April 28: Kathleen, Melissa, Sara, Elyse, Fotini, Hasina, Chris, Brett

May 5: Shane, Serene, Alison, Eileen, Jocelyn, Mike, Joanne, Danabelle

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Salvador Dalí’s Dream of Venus

April 19, 2010 · 2 Comments

Dalí’s Dream of Venus (1939 World’s Fair, Flushing, NY); Front Exterior, Entrance and Ticket Booth

Dalí built the Dream of Venus for the 1939 World’s Fair, right here in Flushing. The entrance is pictured above. Notice a cutout of Botticelli’s “Birth of Venus” (c. 1482) overlooking fair-goers, whow would have to pass through the giant pair of woman’s legs and purchase their tickets at the fish head ticket booth that extends beneath them. As you scroll through the images below, you’ll see a lot of images familiar already from Dalí’s personal iconography.

Dalí wasn’t satisfied with the results of the installation. It had been compromised by the process and by limitations imposed by the administrators and politicians behind the World’s Fair. Nonetheless, he brought surrrealism to the masses–with a sense of humor and a characteristic penchant for violating taboos. Dalí’s installation is conceived as an artistic version of a “girlie show,” the kind audiences would have been familiar with from traveling carnivals. The framework of the dream justifies Dalí’s use of live nudes and bizarre imagery. He called his method the “paranoiac critical.” In his essay “The Conquest of the Irrational,” Dalí defined the method as the “spontaneous method of irrational knowledge based on the interpretative critial association of delirious phenomena” (49). Basically, Dalí wanted to emphasize the mind’s ability to form associations between apparently unrelated images and ideas–and therefore make meaning out of them. The “paranoia” is the making of seemingly meaningless associations, adn the “critical” is making meaning out of them.

With Dream of Venus, he brought this method to unsuspecting audiences enjoying the spectacle of the World’s Fair. Imagine yourself at a fair and stumbling through those giant legs to witness the stream of images below (and many more). The experience may have felt a little like a waking dream.

Work Cited

Dalí, Salvador, “The Conquest of the Irrational,” 1936. Reprinted in Salvador Dali: A Panorama of His Art, ed. A. Reynolds Morse. Cleveland, Ohio: Salvador Dali Museum, 1974.

Keep reading →

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Research Databases

April 7, 2010 · No Comments

There are a few research databases that will be particularly helpful as you develop your projects. To look for literary criticism on your topic, use the MLA International Bibliography. For articles about psychological research, use PsycInfo. For articles focused particularly on dreams and dreaming, try the International Association for the Study of Dream (IASD) journal Dreaming. For general searches, try both Project Muse and JSTOR.

You should all be using at least two or three of these databases, depending on your projects. For most of you, it’s a good idea to search all of them and see what you come up with. Your sources can make or break your topic, because they determine what you can learn about it, and that determines what you can write about it.

Finally, it’s also a good idea just to look around the IASD site and see if you can find materials related to your topic.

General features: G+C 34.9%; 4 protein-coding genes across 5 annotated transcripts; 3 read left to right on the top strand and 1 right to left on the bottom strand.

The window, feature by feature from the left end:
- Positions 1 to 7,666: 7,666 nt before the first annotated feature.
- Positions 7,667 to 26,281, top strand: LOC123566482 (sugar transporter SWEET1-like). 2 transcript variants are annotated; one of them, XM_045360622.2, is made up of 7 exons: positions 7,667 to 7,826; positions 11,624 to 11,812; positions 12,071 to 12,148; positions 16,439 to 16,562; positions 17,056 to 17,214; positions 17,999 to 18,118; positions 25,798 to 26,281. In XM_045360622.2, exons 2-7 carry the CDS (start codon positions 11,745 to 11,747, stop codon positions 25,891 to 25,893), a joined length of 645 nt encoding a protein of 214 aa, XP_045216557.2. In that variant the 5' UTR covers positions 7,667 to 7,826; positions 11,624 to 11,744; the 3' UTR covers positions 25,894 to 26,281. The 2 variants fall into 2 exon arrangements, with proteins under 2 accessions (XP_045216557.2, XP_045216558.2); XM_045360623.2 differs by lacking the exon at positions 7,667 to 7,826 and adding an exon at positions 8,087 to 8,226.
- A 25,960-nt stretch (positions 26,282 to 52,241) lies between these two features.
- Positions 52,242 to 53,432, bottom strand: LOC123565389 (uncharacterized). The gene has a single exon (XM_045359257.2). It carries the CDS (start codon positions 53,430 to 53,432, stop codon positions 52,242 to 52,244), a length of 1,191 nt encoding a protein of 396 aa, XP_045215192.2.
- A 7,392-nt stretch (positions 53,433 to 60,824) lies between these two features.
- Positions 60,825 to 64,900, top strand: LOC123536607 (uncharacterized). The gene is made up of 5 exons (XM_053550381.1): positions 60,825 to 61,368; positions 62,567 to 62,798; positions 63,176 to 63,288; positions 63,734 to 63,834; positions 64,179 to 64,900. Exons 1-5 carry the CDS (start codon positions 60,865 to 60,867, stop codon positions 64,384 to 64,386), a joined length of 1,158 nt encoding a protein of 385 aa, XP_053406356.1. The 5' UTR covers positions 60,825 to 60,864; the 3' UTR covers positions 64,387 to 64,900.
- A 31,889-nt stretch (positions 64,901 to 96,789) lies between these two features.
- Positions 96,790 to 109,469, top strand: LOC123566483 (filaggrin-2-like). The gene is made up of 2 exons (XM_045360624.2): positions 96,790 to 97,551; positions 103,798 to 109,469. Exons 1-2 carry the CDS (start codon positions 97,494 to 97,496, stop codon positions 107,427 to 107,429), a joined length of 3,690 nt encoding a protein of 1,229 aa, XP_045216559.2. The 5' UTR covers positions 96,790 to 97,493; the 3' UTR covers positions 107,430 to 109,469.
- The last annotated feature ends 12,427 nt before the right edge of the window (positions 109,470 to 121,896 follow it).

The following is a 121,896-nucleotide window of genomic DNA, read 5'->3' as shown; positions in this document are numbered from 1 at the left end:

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Research Projects

April 3, 2010 · No Comments

Write an essay that contributes to a conversation about the art and science of dreams underway in our course reading. This is a broad assignment, and it will be up to you to narrow it. There are two general requirements for every essay:

1.)    You must create dialogue between some form of art and some form of dream theory.
2.)    In addition to course reading, you must engage sources you find through our own research.

(The balance of course reading and outside research or art and theory will vary, depending on the project. We’ll discuss various possibilities and do a fair amount of collective brainstorming in the coming weeks.)

Getting Started
Start with our course reading. Think about ideas, questions, writers, or texts that have caught your attention. Scroll through the blogs—your own and your classmates’. Let your mind wander over this material informally. Brainstorm out loud with classmates, with me, with friends or relatives. Jot down some ideas, either on your own or on your blog. Take a look at some of the links on our Blackboard site. Spend some time on the Association for the Study of Dreams web site. Take notes and keep in mind that you are in search of a genuine question about some aspect of dreams, a question that arises in the reading you’ve done but is not exhausted by any of the texts we’ve read.

Where and How to Find Sources
Once you have an idea or two (or three), look through the works cited lists of some of our course texts, for other sources that might help you develop your ideas. Get your hands on some of these sources and see if reading them prompts you to change direction or reformulate your question. In a few weeks, we’ll spend some time working with some of the Library’s databases (for example the MLA Bibliography, PsychInfo, or EBSCO). These will help you find more sources, which will in turn help you think about your topic in new ways. The research process is seldom simple or linear. It involves brainstorming, searching, reading, writing, re-reading, revising, more brainstorming, more searching and reading, more writing, etc. It will involve exciting moments of discovery and frustrating dead ends. Let your ideas develop a step at a time.